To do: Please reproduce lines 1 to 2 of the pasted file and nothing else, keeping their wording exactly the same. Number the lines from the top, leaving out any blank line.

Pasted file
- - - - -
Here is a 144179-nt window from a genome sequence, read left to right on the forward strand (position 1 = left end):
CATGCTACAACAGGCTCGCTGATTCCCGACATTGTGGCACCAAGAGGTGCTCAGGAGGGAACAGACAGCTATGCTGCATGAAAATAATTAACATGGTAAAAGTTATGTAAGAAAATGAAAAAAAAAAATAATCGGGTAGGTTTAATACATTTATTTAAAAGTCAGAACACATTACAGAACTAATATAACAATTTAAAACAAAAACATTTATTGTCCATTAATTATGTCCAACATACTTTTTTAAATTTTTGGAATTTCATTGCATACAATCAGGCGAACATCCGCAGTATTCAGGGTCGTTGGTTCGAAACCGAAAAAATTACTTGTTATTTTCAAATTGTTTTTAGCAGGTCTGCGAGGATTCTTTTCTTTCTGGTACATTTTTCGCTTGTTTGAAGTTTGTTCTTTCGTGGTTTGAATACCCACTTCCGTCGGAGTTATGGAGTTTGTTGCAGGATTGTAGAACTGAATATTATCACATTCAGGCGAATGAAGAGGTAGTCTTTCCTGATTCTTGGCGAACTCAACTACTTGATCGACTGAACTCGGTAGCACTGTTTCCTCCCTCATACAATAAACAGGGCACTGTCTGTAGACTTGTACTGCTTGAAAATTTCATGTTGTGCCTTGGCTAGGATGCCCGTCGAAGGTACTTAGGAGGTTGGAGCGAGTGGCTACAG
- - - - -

Here is a 144179-nt window from a genome sequence, read left to right on the forward strand (position 1 = left end):
CATGCTACAACAGGCTCGCTGATTCCCGACATTGTGGCACCAAGAGGTGCTCAGGAGGGAACAGACAGCTATGCTGCATGAAAATAATTAACATGGTAAAAGTTATGTAAGAAAATGAAAAAAAAAAATAATCGGGTAGGTTTAATACATTTATTTAAAAGTCAGAACACATTACAGAACTAATATAACAATTTAAAACAAAAACATTTATTGTCCATTAATTATGTCCAACATACTTTTTTAAATTTTTGGAATTTCATTGCATACAATCAGGCGAACATCCGCAGTATTCAGGGTCGTTGGTTCGAAACCGAAAAAATTACTTGTTATTTTCAAATTGTTTTTAGCAGGTCTGCGAGGATTCTTTTCTTTCTGGTACATTTTTCGCTTGTTTGAAGTTTGTTCTTTCGTGGTTTGAATACCCACTTCCGTCGGAGTTATGGAGTTTGTTGCAGGATTGTAGAACTGAATATTATCACATTCAGGCGAATGAAGAGGTAGTCTTTCCTGATTCTTGGCGAACTCAACTACTTGATCGACTGAACTCGGTAGCACTGTTTCCTCCCTCATACAATAAACAGGGCACTGTCTGTAGACTTGTACTGCTTGAAAATTTCATGTTGTGCCTTGGCTAGGATGCCCGTCGAAGGTACTTAGGAGGTTGGAGCGAGTGGCTACAG